The potential for federal obstruction of justice charges levied against companies has increased substantially with two recent decisions by federal Courts of Appeal.

The Sixth Circuit held in United States v. Carson that creating a document containing false information even long before a federal investigation is initiated (i.e., as much as six months prior to the investigation) may trigger obstruction of justice liability if the company reasonably knew or should have known that a federal investigation was possible or likely. The practical implications of this ruling require a company to enhance its internal controls and vigilantly monitor the management of corporate documents, regardless of whether the company believes or knows that a federal investigation may arise, in order to adequately protect against later facing charges that it should have known that an investigation into the underlying subject matter would be initiated.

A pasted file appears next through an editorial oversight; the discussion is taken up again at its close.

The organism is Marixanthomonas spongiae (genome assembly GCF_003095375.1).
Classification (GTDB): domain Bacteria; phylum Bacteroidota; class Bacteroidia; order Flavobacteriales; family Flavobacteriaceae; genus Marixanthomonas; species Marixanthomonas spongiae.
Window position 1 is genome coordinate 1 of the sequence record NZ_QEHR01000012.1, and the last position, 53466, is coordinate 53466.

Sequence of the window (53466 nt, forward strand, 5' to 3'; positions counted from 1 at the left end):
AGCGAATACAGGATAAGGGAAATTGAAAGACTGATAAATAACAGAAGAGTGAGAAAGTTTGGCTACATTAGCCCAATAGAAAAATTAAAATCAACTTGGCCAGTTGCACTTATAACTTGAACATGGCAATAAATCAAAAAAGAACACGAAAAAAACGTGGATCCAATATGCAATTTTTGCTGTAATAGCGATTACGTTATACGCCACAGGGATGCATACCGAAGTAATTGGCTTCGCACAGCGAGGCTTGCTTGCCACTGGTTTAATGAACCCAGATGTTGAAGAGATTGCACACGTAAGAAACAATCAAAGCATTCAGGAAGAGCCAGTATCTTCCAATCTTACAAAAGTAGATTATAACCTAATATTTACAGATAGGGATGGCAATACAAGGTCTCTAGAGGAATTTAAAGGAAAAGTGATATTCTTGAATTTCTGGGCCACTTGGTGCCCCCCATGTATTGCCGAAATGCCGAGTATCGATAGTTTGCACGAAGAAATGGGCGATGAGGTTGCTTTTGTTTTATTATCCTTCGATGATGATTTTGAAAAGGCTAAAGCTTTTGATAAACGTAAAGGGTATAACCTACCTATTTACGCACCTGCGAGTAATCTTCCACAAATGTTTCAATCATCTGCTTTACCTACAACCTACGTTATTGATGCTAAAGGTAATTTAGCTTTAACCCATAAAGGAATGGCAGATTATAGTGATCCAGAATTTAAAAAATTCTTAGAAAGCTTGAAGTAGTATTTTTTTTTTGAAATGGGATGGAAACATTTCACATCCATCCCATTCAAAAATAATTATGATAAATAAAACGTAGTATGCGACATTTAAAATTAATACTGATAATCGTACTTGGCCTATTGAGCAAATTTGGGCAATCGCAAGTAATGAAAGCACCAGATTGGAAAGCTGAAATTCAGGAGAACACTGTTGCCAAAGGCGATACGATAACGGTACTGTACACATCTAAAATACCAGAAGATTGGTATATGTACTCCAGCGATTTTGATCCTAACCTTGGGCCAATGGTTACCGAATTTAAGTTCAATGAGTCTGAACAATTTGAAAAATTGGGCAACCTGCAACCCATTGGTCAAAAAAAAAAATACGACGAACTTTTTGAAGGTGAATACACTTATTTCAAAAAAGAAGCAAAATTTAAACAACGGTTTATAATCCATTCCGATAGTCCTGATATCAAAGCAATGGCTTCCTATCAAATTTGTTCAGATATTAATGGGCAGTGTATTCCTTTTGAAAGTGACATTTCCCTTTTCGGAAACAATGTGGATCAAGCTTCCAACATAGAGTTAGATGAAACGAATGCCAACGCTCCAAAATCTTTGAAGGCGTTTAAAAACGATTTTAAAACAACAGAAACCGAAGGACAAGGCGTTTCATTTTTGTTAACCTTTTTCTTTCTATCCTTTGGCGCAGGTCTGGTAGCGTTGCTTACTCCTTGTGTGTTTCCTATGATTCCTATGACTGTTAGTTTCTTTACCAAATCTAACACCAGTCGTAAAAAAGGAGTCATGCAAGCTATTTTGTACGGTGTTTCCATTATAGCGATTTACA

In United States v. Erickson, the Tenth Circuit held that a company may be charged with obstruction of justice for producing a false document in response to a federal grand jury subpoena even where the document at issue was later shown to be irrelevant to the grand jury's investigation. The ramifications of this decision are significant for businesses—many of which are regularly required to respond to federal grand jury subpoenas due to the regulated nature of their industries—and suggest that companies should carefully examine every document produced to federal authorities to avoid production of false information, even if the document being produced appears to have little or no relevance to the matters under investigation.